In El Paso County, Colorado a living will, also recognized as a "healthcare directive" is a document which lays out instructions for your family and your doctor concerning healthcare matters should you become so ill that you are unable to make or express such decisions.
A living will might prove essential in heading off painful and time-consuming disputes among family members. If your family has no clue as to how you would want a given situation to be handled, it's up to them to guess. Obviously, this can lead to severe disagreements. If family members know in advance what the patient wants, these disputes are far less likely.
For example, some people don't want to be kept on life support if they are in a vegetative state with no considerable chance of recovery. Others, however, might prefer to be kept alive as long as humanly possible. Another person's wishes might be something in between. In any case, if the family doesn't know what their loved one's wishes are, they may have to guess, which could lead to them making a decision that the patient would never have wanted.
This can lead to fighting between loved ones, some of whom might want to keep the patient on life support, while others believe that he or she would not want to be kept alive in such a state. If the patient's wishes had been made clear beforehand in a legally-binding document, such infighting could be avoided.
How to Create A Living Will in El Paso County, Colorado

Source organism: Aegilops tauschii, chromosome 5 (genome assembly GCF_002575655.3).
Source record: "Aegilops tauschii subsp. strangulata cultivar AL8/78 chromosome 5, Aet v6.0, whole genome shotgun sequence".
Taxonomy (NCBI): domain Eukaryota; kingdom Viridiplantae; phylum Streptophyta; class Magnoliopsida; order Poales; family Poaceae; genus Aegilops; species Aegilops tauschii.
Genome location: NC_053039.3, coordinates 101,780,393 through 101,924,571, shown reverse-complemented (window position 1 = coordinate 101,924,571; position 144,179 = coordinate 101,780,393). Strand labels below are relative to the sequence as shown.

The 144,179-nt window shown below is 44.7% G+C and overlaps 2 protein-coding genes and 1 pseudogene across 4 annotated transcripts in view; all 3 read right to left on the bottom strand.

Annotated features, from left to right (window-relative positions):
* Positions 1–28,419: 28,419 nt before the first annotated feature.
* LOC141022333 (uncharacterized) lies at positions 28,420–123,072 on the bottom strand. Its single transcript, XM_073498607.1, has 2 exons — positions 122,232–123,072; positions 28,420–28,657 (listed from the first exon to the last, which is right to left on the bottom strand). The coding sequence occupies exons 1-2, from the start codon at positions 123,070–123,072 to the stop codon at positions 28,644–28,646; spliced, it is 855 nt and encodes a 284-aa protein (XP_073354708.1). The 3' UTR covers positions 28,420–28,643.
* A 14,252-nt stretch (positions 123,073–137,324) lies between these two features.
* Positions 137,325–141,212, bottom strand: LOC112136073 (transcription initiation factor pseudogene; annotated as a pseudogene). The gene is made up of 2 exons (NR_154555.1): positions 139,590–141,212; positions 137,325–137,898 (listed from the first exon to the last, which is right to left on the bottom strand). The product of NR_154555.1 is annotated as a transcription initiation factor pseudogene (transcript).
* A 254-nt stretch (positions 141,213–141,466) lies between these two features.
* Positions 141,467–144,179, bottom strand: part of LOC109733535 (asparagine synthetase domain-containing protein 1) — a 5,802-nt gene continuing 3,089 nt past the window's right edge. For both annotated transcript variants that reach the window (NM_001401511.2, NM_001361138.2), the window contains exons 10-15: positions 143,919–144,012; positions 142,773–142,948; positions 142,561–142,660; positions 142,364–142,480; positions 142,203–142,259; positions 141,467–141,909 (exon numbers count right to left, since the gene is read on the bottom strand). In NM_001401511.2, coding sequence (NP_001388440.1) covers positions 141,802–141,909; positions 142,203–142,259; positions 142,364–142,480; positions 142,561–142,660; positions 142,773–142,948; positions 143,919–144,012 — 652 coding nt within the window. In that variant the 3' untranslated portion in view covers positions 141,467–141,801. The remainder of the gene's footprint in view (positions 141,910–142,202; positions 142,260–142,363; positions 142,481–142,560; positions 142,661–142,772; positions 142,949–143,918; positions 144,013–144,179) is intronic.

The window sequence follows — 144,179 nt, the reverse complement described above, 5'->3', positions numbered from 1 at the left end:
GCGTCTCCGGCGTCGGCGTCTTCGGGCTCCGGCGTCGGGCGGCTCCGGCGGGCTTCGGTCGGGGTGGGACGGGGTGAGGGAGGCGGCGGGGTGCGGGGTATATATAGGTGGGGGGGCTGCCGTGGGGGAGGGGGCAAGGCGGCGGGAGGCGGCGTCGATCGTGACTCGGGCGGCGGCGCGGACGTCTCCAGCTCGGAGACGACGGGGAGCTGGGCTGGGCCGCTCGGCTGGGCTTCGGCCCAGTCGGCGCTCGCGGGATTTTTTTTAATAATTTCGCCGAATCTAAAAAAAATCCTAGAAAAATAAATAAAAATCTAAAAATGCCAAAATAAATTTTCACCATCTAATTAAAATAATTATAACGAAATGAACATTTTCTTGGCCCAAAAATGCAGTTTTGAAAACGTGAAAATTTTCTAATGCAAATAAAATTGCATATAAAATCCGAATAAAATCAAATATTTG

Of course, your loved ones should be immersed in the process. They can't make these choices for you, but they'll probably be more willing to accept your decisions if they feel that their voices were heard. In any event, if your family knows what to expect when your living will is executed, the process will probably be easier.
The next step in the process is to really write the living will. While you might be able to draft a valid living will by yourself, to ensure that no problems come up after it's too late, you should obtain the counsel of a El Paso County, Colorado attorney who drafts wills.
In most states, a living will must follow all the protocols as testamentary wills (wills that dictate what is to be done with a person's property after their death).
While these protocols vary by state, there are a few elements that are quite common. For instance, in most states, wills have to be witnessed and signed by at least 2 people who have no direct stake in it. It's also essential to avoid any disputes or confusion as to whether or not a particular document was intended to be a will. A clear statement to that effect should be the first paragraph in any type of will.
Do I Need A El Paso County, Colorado Living Will Attorney?
While not strictly necessary, a brilliant estate-planning lawyer in El Paso County, Colorado can be extremely helpful in the process of drafting a living will. An attorney will understand the intricacies of local law, and will help you draft a document that, to the extent possible, will ensure that your wishes with respect to your own healthcare are followed.